Saturday, January 17, 2009

What should an attorney-less Blagojevich tell us about the case’s future?

Some people are speculating that Rod Blagojevich is taking a step toward accepting reality with the announcement that his attorney, Ed Gensen, does not plan to bother fighting further the attempt by the Illinois Senate to remove the governor from office.

It could be seen as proof that Blagojevich has someone close to him who realizes the fight is over, and perhaps he could be persuaded to resign prior to “conviction” by the Illinois Senate.

OTHERS SEE IT as a conspiracy, thinking that Blagojevich is concocting a plot by which his lack of a lawyer before the Illinois Senate’s impeachment tribunal would prevent the political people from moving forward with their plans to gain retribution for years of perceived grievances.

I think both theories are a little far-fetched, although the latter is downright ridiculous.

I have always seen the whole impeachment/removal from office aspect of dealing with Blagojevich as being less significant than the criminal case that will be pending for the next couple of years in U.S. District Court.

It would appear that Gensen has come to the same realization.

HE PLANS TO earn his money (or whatever money he can get from Blagojevich, since the feds will probably take legal steps to cut him off from much of the money that exists in his campaign funds) by focusing on the criminal trial, whenever that occurs.

Gensen can sense the mood at the Statehouse in Springpatch that people who show anything less than complete disrespect to Blagojevich are perceived as somehow being immoral (just listen to the abuse state Rep. Patricia Mell, D-Chicago, took in some quarters for not voting against her brother-in-law on the issue of impeachment).

Too many legislators are determined to have their political biographies say they personally took some action that resulted in either Blagojevich being impeached (if they’re Illinois House members) or convicted (if they’re in the state Senate).

So Blagojevich is gone.

THE REAL TRICK is to see whether Lt. Gov. Patrick Quinn’s prediction that the matter would be resolved by the bicentennial of Abraham Lincoln’s birthday will come true.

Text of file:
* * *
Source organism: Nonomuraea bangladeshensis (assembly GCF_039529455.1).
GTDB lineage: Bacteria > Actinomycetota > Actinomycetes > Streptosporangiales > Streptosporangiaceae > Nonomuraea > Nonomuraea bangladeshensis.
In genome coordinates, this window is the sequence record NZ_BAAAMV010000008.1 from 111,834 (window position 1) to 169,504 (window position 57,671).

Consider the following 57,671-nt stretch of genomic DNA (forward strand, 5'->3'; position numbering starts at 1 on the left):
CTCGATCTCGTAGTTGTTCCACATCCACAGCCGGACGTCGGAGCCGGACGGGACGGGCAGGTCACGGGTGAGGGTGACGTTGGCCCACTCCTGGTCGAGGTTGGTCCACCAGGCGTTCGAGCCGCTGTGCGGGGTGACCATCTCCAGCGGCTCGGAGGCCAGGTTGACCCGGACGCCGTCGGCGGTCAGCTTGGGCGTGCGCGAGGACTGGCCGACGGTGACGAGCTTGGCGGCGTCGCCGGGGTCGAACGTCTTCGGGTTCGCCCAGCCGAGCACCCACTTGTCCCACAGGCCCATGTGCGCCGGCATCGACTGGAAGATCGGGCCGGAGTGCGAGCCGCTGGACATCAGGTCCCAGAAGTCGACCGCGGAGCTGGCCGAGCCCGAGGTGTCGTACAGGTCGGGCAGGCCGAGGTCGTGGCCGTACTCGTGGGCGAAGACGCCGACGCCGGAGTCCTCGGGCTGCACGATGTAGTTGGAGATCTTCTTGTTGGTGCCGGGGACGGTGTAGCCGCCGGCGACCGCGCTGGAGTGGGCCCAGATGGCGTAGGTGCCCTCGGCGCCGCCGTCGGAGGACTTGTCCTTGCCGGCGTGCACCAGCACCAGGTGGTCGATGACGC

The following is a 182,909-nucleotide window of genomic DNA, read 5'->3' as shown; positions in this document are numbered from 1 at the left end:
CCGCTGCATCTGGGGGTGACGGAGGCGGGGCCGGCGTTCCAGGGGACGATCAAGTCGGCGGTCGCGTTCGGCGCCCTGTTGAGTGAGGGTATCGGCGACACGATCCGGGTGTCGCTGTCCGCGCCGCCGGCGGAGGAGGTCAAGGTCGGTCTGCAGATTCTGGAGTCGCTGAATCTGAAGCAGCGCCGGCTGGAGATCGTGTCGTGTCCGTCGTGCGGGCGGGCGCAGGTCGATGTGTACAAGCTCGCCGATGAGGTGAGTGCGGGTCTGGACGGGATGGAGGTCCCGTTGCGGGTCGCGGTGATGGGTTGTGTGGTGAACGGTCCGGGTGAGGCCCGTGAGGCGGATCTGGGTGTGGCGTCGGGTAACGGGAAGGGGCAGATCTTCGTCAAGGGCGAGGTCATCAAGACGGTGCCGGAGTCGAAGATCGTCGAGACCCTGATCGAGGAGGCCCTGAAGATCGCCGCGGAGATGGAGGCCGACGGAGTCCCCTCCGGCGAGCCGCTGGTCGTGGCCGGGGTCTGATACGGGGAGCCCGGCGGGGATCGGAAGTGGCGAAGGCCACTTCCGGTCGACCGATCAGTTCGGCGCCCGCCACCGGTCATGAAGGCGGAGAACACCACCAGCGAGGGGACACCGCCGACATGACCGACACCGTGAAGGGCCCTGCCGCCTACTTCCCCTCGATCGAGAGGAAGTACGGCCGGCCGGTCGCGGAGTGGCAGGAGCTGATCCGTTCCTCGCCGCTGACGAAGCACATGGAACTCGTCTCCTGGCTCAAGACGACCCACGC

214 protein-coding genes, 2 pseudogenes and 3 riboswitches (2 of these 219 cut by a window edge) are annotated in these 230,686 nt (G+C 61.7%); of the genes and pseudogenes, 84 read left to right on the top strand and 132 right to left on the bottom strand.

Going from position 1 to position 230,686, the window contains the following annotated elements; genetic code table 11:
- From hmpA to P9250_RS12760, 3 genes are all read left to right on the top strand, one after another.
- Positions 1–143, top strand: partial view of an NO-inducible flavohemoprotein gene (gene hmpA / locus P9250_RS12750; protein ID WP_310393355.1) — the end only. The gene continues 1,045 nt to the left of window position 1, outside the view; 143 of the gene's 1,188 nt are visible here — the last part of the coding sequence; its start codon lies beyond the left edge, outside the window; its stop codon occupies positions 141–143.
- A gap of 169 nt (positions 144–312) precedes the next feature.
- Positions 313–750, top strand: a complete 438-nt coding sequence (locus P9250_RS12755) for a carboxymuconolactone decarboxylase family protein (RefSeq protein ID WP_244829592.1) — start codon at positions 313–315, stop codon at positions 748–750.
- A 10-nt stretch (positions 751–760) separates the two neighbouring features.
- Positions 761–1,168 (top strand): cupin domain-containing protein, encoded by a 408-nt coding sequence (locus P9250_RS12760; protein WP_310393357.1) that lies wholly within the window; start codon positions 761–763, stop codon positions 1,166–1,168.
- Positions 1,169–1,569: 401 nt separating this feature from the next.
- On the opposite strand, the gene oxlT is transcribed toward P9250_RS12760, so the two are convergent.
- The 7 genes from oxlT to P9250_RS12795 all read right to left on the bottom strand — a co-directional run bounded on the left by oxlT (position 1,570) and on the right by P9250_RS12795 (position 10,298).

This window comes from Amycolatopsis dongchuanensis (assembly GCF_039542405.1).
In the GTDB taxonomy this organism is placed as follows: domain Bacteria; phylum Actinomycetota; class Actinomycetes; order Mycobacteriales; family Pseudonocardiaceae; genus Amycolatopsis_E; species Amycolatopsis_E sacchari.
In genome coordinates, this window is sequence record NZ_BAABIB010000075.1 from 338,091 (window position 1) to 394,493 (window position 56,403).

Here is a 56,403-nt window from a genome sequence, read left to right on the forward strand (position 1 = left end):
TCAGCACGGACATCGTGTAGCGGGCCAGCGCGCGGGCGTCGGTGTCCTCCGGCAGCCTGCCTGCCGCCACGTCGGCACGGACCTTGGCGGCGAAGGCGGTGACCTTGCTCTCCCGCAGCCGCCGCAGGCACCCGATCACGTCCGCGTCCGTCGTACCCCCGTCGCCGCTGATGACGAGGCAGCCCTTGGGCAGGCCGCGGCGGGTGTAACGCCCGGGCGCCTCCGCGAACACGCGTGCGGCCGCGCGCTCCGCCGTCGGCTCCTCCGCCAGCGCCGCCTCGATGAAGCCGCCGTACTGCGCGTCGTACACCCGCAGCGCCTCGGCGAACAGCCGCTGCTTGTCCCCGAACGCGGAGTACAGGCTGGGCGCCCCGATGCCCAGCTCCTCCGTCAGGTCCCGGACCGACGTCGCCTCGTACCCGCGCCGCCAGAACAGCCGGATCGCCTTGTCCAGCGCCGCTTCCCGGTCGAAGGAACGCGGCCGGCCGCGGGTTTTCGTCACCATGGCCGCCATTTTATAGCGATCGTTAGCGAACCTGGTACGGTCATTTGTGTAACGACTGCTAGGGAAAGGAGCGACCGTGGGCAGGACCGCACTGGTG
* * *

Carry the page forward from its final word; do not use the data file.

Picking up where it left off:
Or will Blagojevich engage in some action in coming weeks that will attempt to upstage the Legislature (or perhaps take attention away from Barack Obama, who is scheduled to take the oath of office as president on Tuesday).

Such a petty act would be totally in character with the past behavior of Blagojevich and Illinois political people in general.

With the governor gone regardless of what Gensen says or does during impeachment proceedings, it literally becomes a better use of his time to focus on the criminal case.

KEEPING HIS CLIENT out of prison (even a minimum-security federal workcamp) is a victory in and of itself, since the U.S. attorney’s office has backed itself into a corner with its rough rhetoric in the case.

There isn’t much room for them to negotiate a plea deal for less than a maximum penalty, unless U.S. Attorney Patrick Fitzgerald is prepared to hold a follow-up press conference in the future where he concedes that much of his talk from Dec. 9, 2008 was a load of hot air.

He’s not about to do that. So he’s going to keep the pressure up.

In fact, the only real question I have about Blagojevich’s situation is how long will he persist in staying in office.

MANY LEGAL OBSERVERS have speculated that Blagojevich’s one bargaining chip with federal prosecutors is his ability to “resign” from office voluntarily, in exchange for a lighter sentence (perhaps one where he only winds up doing a year or two in that aforementioned work camp?)

If he lets himself get booted from office, that would appear to eliminate his last chance at avoiding some type of maximum sentence (some legal observers have speculated it could be close to 20 years in a federal prison, if a jury could be convinced that Rod Blagojevich is one of the most heinous political figures to walk this planet).

So could we see some quick resolution to this whole affair? Or is it more likely that Blagojevich has one trait in common with Fidel Castro?

By that, I mean that Castro (in his early years prior to the 1959 takeover of Cuba) gave a speech touted by Communist propagandists entitled, “History will absolve me.” The gist being that people in the future would look kindly on all his then-perceived-as eratic behavior.

DOES BLAGOJEVICH SHARE some similar belief that school children 50 or so years from how will think of his name as the ultimate victim of partisan politics?

Or is it more likely that the hard-core power politics being used by Blagojevich’s enemies will wind up making them look as ridiculous as the governor himself during his six years in office?


EDITOR’S NOTE: Rod Blagojevich is now lawyer-less ( before the Illinois Senate.

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